Things You Save in a Fire by Katherine Center
My rating: 1 of 5 stars
Well, this much is clear: I wouldn’t bother to save this novel in a fire. This book is a whole new kind of bad. It actually made me annoyed and, at times, angry.
Sexualised violence, PTSD, cancer, sexism, general violence, stalking, abandonment, arson, insta-love, and forgiveness (for all of the afore-mentioned) – all in this one novel and badly done to boot.
Before anything else – even being human – Cassie Hanwell is an extremely successful firefighter. No doubt in large part due to the fact that this profession in the USA is dominated by men. According to the National Fire Protection Association (NFPA) in 2020 only 9% of the firefighters were female.
I couldn’t easily find my native Germany’s statistics but in the UK, the percentage of female firefighters is about 7%. So, I’m going to assume it’s the same problem in the USA and in Europe.
Thus, Cassie – like many women – has always had (and still has) to work harder and longer than her male colleagues. She has also experienced sexualised violence at the age of 16.
Shockingly and shamefully, according to the US National Sexual Violence Resource Center, she has that in common with approximately one in five women in the United States has experienced completed or attempted rape during their lifetime. Additionally, 81% of women reported experiencing some form of sexual harassment and/or assault in their lifetime.
According to a report by the United Nations, globally, approximately one in three women experience physical or sexual violence by an intimate partner or sexual violence from a non-partner.
Ten years later at an award ceremony in her honour, to everyone’s surprise, when confronted with her attacker, 26-year-old Cassie thoroughly beats him up on stage. She’s given the choice to apologise or be fired (let’s not go into the question of whether any of that is realistic…) but comes up with a way out: Since her mother needs help with an eye issue, she’s going to move to her into another state and take a job there – at an all-male fire station the male captain of which loudly complains about women in his profession…
Prepared by her current female captain (“Don’t ever be a girl! Be a robot instead!”), she moves and is confronted by a world I naïvely had hoped went extinct with the ‘90s.
»l looked the sheet over. “So, to succeed in my new job, I basically need to be an asexual, androgynous, human robot that’s dead to all physical and emotional sensation.”
She sat back in her chair and nodded, like, Yep. Simple.
“Just be a machine,” she said. “A machine that eats fire.”«
I will now go into spoilerish detail, so on platforms that support it, I’m going to use spoiler tags. On all others; beyond here be dragons!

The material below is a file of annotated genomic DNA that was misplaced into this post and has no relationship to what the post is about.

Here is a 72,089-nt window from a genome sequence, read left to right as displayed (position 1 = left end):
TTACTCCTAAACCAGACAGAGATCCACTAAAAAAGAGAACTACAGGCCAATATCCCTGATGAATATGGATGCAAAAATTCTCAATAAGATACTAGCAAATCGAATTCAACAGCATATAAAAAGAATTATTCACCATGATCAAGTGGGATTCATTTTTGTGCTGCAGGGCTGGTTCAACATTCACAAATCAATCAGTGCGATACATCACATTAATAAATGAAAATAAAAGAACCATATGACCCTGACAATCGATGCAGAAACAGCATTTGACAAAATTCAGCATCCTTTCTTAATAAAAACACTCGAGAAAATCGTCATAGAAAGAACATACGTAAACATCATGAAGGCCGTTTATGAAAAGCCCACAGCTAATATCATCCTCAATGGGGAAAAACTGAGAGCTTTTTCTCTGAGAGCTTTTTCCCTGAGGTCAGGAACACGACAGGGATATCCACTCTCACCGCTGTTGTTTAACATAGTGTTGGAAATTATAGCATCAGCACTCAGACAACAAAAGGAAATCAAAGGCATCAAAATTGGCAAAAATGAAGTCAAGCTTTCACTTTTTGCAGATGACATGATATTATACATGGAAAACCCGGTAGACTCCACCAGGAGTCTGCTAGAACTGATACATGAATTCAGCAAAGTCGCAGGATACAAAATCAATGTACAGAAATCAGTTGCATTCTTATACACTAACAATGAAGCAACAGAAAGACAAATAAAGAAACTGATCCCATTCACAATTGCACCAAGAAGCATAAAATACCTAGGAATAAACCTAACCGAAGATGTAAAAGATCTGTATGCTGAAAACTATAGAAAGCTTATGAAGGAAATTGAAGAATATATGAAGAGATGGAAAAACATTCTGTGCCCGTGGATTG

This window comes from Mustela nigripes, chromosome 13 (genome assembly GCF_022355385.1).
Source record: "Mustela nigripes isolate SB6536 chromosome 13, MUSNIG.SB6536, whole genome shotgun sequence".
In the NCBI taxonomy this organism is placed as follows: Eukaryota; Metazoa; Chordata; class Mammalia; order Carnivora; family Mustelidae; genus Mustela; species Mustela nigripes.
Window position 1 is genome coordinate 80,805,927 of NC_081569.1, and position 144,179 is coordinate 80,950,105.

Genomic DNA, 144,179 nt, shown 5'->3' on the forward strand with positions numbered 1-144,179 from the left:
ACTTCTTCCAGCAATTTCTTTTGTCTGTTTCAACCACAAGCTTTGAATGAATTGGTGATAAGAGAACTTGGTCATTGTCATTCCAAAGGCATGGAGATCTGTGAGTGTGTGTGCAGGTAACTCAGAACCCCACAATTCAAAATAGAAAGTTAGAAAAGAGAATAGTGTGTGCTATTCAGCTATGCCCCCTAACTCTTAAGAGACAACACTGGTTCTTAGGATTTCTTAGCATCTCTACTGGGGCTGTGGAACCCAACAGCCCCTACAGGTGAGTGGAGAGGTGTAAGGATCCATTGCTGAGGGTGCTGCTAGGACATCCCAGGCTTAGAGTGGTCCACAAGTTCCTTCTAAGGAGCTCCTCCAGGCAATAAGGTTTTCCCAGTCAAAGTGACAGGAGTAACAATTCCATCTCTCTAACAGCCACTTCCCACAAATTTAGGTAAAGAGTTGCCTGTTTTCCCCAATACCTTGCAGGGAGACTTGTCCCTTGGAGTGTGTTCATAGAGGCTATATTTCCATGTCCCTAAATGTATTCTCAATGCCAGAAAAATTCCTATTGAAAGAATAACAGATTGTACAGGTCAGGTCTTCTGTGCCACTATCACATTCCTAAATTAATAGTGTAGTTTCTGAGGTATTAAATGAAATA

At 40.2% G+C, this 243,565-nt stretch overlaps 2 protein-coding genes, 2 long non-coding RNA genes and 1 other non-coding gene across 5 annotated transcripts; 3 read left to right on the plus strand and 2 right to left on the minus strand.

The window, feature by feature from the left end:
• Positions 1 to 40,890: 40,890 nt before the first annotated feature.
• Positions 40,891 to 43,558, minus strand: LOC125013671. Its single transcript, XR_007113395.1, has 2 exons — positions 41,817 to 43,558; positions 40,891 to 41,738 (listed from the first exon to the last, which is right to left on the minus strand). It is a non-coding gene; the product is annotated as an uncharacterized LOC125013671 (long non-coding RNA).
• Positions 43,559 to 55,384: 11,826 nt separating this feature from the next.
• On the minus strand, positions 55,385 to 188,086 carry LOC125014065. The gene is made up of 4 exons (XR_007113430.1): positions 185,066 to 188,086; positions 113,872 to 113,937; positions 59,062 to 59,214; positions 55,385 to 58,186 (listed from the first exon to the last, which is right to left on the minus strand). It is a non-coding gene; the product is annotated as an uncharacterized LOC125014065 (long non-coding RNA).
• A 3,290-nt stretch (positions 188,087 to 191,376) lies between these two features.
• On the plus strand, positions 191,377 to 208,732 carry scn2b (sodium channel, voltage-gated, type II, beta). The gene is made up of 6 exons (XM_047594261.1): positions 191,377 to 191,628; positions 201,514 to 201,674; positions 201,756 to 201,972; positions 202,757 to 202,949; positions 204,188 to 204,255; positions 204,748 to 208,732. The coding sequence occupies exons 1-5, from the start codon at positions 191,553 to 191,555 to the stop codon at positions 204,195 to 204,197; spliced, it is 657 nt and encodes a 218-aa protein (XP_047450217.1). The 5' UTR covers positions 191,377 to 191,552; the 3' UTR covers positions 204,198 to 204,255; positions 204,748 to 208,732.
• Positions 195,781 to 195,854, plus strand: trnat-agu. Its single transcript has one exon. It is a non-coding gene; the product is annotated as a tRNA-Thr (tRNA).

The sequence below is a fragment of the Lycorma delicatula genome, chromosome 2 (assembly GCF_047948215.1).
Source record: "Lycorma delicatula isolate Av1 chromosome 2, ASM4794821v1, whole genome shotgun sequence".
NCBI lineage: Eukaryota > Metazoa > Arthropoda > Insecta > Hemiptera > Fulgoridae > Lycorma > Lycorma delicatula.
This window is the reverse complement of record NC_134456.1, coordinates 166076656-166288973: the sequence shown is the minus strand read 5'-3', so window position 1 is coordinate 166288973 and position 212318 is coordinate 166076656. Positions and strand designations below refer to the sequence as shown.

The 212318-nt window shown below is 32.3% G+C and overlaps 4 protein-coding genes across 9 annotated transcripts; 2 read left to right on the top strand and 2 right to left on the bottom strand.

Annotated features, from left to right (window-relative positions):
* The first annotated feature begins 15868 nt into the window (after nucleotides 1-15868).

This is, of course, helped by the fact that Cassie considers every single firefighter a hero and expects them always to be “the good ones”: Hyperbolising every firefighter into a hero is doing them a disservice as it creates unrealistic expectations and puts undue pressure on them. While firefighters are undoubtedly brave and selfless individuals who put their lives on the line to save others, they are also human beings who experience fear, stress, and trauma like everyone else. By portraying them as infallible heroes, we risk overlooking the mental and emotional toll that their job can take on them. This can lead to feelings of inadequacy, guilt, and shame when they are unable to live up to these unrealistic expectations.
»Somebody who’s supposed to be a hero.”«
By acknowledging their humanity and vulnerability, we can create a more supportive environment that encourages them to seek help when they need it instead of trying to compartmentalise or other forms of self-abuse. This very novel shows us an example of that.
»“Firefighters are supposed to be the good guys.”«
This novel is not a romance but a misguided attempt at hero worship.
Due to their severe cases of mutual instant love, they don’t have to talk or interact much either. There’s no banter in this novel. There’s no chance for chemistry to develop. They fall in love, jump into bed together (fade to black) and even before Owen gets discharged from the hospital after a life-threatening injury (Cassie of course saved his life!), he proposes to Cassie… (Using a “ring” made from the still-sticky foil of a yoghurt.)
Worst of all, though: None of the above is reflected upon in the novel – the extreme sexism, bizarre initiation rituals, toxic masculinity – it’s all just accepted as preordained. It’s just like people saying “boys will be boys” after witnessing a boy harassing a girl.
No, it’s not that simple: We’re not born as assholes but we become assholes. And whoever spouts irresponsible crap like the above is an immediate part of the problem.
One annoyed and angry star out of five.
Ceterum censeo Putin esse delendam
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